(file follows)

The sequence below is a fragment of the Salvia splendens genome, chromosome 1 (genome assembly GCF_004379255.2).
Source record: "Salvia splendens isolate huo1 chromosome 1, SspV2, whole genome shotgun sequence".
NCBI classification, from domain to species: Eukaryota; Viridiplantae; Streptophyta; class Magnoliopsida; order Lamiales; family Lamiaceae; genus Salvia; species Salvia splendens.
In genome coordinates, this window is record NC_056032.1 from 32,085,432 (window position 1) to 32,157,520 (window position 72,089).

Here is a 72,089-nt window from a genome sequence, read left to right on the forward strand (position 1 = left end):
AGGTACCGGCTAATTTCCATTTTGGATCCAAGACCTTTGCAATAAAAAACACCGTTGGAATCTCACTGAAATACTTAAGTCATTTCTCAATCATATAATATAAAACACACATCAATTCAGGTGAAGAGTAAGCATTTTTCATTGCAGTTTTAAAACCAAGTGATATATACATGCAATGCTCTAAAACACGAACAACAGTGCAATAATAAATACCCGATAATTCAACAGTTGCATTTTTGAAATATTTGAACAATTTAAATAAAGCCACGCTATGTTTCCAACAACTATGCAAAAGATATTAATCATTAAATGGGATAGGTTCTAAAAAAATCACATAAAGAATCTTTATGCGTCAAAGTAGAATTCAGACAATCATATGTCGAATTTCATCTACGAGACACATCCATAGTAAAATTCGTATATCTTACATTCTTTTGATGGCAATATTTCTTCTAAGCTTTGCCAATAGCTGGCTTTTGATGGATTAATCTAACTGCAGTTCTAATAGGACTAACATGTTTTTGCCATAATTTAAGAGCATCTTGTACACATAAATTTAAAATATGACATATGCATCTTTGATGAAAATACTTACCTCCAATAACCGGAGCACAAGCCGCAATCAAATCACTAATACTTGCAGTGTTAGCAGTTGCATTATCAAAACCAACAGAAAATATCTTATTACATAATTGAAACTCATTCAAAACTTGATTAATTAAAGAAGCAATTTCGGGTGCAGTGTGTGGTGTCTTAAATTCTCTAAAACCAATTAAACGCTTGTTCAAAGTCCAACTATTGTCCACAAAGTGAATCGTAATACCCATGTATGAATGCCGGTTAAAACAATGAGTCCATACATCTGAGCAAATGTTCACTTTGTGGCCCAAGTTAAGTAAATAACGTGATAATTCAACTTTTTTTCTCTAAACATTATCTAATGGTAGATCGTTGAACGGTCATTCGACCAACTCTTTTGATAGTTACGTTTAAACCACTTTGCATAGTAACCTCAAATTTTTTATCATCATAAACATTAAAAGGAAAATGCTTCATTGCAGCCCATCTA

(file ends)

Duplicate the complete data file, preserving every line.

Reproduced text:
The sequence below is a fragment of the Salvia splendens genome, chromosome 1 (genome assembly GCF_004379255.2).
Source record: "Salvia splendens isolate huo1 chromosome 1, SspV2, whole genome shotgun sequence".
NCBI classification, from domain to species: Eukaryota; Viridiplantae; Streptophyta; class Magnoliopsida; order Lamiales; family Lamiaceae; genus Salvia; species Salvia splendens.
In genome coordinates, this window is record NC_056032.1 from 32,085,432 (window position 1) to 32,157,520 (window position 72,089).

Here is a 72,089-nt window from a genome sequence, read left to right on the forward strand (position 1 = left end):
AGGTACCGGCTAATTTCCATTTTGGATCCAAGACCTTTGCAATAAAAAACACCGTTGGAATCTCACTGAAATACTTAAGTCATTTCTCAATCATATAATATAAAACACACATCAATTCAGGTGAAGAGTAAGCATTTTTCATTGCAGTTTTAAAACCAAGTGATATATACATGCAATGCTCTAAAACACGAACAACAGTGCAATAATAAATACCCGATAATTCAACAGTTGCATTTTTGAAATATTTGAACAATTTAAATAAAGCCACGCTATGTTTCCAACAACTATGCAAAAGATATTAATCATTAAATGGGATAGGTTCTAAAAAAATCACATAAAGAATCTTTATGCGTCAAAGTAGAATTCAGACAATCATATGTCGAATTTCATCTACGAGACACATCCATAGTAAAATTCGTATATCTTACATTCTTTTGATGGCAATATTTCTTCTAAGCTTTGCCAATAGCTGGCTTTTGATGGATTAATCTAACTGCAGTTCTAATAGGACTAACATGTTTTTGCCATAATTTAAGAGCATCTTGTACACATAAATTTAAAATATGACATATGCATCTTTGATGAAAATACTTACCTCCAATAACCGGAGCACAAGCCGCAATCAAATCACTAATACTTGCAGTGTTAGCAGTTGCATTATCAAAACCAACAGAAAATATCTTATTACATAATTGAAACTCATTCAAAACTTGATTAATTAAAGAAGCAATTTCGGGTGCAGTGTGTGGTGTCTTAAATTCTCTAAAACCAATTAAACGCTTGTTCAAAGTCCAACTATTGTCCACAAAGTGAATCGTAATACCCATGTATGAATGCCGGTTAAAACAATGAGTCCATACATCTGAGCAAATGTTCACTTTGTGGCCCAAGTTAAGTAAATAACGTGATAATTCAACTTTTTTTCTCTAAACATTATCTAATGGTAGATCGTTGAACGGTCATTCGACCAACTCTTTTGATAGTTACGTTTAAACCACTTTGCATAGTAACCTCAAATTTTTTATCATCATAAACATTAAAAGGAAAATGCTTCATTGCAGCCCATCTA